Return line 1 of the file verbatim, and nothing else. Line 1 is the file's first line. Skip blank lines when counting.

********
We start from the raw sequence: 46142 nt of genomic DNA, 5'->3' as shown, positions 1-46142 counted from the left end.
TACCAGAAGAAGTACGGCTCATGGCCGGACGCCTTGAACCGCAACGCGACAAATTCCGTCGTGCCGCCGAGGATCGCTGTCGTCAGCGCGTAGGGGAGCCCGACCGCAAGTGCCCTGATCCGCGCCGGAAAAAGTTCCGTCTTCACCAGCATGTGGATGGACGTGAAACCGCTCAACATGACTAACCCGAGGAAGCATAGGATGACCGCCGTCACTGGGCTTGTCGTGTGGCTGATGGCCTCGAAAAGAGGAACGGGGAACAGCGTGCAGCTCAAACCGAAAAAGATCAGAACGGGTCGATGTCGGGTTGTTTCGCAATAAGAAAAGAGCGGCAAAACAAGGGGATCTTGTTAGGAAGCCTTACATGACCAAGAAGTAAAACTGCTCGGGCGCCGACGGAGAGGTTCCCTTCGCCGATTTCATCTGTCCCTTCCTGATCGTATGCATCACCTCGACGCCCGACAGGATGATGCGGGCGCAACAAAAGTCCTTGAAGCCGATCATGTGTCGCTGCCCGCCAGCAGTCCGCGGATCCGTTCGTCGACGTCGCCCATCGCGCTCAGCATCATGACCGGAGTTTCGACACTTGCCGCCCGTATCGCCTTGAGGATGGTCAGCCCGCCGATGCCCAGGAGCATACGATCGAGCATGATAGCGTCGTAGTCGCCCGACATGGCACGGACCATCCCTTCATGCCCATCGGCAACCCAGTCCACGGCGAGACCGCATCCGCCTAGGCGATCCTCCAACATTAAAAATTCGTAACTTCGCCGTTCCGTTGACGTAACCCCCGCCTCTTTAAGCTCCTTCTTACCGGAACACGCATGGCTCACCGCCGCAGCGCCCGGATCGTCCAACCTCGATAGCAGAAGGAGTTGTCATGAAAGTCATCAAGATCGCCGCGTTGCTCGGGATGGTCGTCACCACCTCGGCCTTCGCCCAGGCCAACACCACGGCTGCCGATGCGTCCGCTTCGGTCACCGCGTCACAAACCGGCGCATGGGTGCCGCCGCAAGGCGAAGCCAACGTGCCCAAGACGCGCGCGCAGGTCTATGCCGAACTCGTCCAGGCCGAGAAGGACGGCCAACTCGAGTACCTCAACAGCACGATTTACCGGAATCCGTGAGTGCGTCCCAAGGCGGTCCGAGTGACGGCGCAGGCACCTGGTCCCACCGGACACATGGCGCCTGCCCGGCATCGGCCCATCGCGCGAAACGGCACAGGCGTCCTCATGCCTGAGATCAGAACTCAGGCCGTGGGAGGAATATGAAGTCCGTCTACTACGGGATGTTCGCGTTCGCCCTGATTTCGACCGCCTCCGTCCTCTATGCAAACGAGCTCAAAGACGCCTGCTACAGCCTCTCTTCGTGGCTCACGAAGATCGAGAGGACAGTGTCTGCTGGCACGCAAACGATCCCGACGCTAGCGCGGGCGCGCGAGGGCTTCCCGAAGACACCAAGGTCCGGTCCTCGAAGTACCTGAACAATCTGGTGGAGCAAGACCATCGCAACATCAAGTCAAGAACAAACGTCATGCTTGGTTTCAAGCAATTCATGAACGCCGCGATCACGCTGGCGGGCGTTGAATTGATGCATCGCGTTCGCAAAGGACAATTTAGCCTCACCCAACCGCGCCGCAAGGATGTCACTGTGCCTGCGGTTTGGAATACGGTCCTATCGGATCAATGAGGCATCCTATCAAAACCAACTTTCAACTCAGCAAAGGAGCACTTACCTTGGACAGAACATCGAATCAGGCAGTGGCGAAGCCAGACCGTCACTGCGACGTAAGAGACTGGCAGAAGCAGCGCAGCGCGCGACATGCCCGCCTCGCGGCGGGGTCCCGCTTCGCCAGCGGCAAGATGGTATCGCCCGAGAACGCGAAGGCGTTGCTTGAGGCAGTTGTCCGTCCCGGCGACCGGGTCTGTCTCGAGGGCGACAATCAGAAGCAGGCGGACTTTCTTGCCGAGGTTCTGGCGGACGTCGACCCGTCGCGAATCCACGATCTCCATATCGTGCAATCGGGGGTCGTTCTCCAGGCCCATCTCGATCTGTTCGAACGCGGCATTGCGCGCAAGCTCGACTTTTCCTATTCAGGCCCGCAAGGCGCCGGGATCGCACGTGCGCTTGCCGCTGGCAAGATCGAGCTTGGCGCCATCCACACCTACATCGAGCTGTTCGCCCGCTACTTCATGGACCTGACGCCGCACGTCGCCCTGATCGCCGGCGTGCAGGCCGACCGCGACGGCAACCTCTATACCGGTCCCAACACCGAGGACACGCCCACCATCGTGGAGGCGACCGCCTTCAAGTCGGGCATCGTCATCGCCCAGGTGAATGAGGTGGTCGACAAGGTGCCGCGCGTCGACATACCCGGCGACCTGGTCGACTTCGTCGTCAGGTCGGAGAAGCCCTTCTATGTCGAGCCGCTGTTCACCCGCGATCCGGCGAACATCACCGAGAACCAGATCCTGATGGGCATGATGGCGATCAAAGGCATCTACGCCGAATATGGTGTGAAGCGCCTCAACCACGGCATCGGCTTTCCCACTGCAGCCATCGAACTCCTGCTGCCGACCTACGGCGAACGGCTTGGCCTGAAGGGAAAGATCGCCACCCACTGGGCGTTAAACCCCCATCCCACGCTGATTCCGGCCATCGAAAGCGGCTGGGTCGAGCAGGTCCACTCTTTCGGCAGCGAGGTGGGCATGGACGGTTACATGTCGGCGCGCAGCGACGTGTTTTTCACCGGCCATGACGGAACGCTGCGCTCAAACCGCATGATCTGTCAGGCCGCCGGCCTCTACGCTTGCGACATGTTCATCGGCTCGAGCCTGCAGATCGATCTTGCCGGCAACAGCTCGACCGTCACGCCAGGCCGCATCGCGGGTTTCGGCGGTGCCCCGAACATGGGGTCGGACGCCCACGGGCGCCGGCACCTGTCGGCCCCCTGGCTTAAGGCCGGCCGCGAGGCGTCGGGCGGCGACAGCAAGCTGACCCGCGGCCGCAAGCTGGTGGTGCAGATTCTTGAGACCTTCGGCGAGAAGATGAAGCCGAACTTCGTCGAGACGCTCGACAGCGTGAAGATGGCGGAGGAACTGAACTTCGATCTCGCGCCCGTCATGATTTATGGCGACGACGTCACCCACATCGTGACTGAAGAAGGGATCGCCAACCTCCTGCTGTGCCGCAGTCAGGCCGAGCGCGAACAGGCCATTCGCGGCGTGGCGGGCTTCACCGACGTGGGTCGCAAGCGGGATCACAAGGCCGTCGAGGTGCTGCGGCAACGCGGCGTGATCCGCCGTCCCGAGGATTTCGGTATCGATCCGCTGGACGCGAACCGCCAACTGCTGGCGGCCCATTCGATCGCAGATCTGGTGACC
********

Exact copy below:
We start from the raw sequence: 46142 nt of genomic DNA, 5'->3' as shown, positions 1-46142 counted from the left end.